The Slow Web Movement

What Is This All About?

The web moves at an incredible pace, and increasingly services are being demanded live. With a live web, users have come to expect real-time (or close to) feedback. Indeed, by virtue of being a consumer of web services, one finds oneself inundated by notifications and feedback from said services. Welcome to the fast web. Your attention is required now. Here, and there, and everywhere.

The slow web is simply this: it is not the fast web.

It is our belief that the Slow Web movement, like the Slow Food movement, is a truly progressive way forward. We wish to provide good examples of Slow Web applications, and attempt to draft guidelines for what qualifies as a Slow Web application. We also wish to explore further the psychology and reasons for a Slow Web.


Ultimately, the philosophy behind the Slow Web movement (as it currently stands) is that users should have a life. This is antithetical to the fast web's main drivers — the idea of instant gratification i.e. "I want feedback, I want it now". While there most certainly are merits to a real-time web, it is the philosophy of the Slow Web movement that users should not be slaves to it.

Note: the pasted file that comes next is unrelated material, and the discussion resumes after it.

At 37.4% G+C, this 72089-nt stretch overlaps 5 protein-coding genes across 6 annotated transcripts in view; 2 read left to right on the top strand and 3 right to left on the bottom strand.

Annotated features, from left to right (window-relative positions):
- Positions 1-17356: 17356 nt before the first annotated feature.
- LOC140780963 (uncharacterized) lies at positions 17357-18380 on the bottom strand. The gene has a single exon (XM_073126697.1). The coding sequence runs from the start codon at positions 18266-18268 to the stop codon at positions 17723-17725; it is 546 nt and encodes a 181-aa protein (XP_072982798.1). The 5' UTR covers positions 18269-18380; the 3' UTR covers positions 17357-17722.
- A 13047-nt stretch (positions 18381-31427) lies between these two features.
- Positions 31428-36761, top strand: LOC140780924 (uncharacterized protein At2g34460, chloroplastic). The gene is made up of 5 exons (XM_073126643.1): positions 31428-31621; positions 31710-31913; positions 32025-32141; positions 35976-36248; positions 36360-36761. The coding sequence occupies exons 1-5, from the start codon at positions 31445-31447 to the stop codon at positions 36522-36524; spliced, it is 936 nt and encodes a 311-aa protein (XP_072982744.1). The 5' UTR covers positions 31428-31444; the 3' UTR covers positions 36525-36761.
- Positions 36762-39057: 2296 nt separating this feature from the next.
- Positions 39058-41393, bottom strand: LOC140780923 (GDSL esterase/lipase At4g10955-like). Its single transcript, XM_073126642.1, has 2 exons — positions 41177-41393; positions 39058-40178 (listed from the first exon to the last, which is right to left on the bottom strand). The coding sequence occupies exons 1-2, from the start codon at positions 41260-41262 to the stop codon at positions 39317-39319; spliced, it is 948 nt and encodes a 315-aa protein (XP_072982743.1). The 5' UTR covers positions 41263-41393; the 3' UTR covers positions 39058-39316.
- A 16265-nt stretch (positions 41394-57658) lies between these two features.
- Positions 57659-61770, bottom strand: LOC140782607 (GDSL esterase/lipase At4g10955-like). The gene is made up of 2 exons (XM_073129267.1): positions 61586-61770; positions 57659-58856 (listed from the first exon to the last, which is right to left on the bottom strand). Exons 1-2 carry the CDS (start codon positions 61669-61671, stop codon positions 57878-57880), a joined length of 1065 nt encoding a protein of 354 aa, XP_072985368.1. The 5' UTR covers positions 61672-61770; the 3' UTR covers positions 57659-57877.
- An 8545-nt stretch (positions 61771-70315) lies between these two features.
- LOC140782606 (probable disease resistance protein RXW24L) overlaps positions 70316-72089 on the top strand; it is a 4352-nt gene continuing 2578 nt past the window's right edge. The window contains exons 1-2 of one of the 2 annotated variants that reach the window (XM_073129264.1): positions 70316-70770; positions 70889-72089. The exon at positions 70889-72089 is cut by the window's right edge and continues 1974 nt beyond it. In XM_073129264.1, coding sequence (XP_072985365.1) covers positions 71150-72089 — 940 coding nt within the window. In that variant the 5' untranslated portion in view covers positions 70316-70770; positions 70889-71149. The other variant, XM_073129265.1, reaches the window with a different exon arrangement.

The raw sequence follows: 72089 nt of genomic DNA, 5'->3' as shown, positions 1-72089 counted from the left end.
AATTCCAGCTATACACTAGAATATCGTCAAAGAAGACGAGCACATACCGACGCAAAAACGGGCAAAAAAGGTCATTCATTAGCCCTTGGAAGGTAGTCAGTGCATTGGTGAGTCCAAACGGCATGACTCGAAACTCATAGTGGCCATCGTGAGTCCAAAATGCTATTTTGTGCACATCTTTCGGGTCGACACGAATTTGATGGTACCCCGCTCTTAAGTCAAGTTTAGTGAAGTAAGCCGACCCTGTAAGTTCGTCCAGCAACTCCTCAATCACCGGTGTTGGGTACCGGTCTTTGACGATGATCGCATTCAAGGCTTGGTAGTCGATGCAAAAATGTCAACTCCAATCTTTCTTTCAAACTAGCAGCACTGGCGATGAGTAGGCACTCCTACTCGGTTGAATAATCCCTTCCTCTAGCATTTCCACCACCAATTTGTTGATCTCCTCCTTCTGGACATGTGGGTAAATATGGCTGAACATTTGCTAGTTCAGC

Habits form by virtue of feedback loops. Habits that hook one to an intravenous drip of constant feedback from the internet eventually incapacitate users by the sheer amount of information flowing through. As such, we feel that the fast web is creating unhealthy feedback loops which will lower one's efficiency and productivity in the long run.

We believe that one should be doing what one is best at doing, instead of being drip-fed a constant stream of information and being pressured to respond instantly. There are many clever people out there trying to solve this problem. How often has one heard the phrase "email is broken"? Companies like Undrip are putting their best minds to work, trying to solve the information overflow problem.

It is our belief that engineering new solutions to a fundamental problem like this is akin to merely treating the symptoms and not the illness. We believe that a truly progressive way forwards is the Slow Web.


  1. The Slow Web, by Jack Cheng
  2. The Slow Web by Rebecca Blood — one of the first articles on the net on the Slow Web

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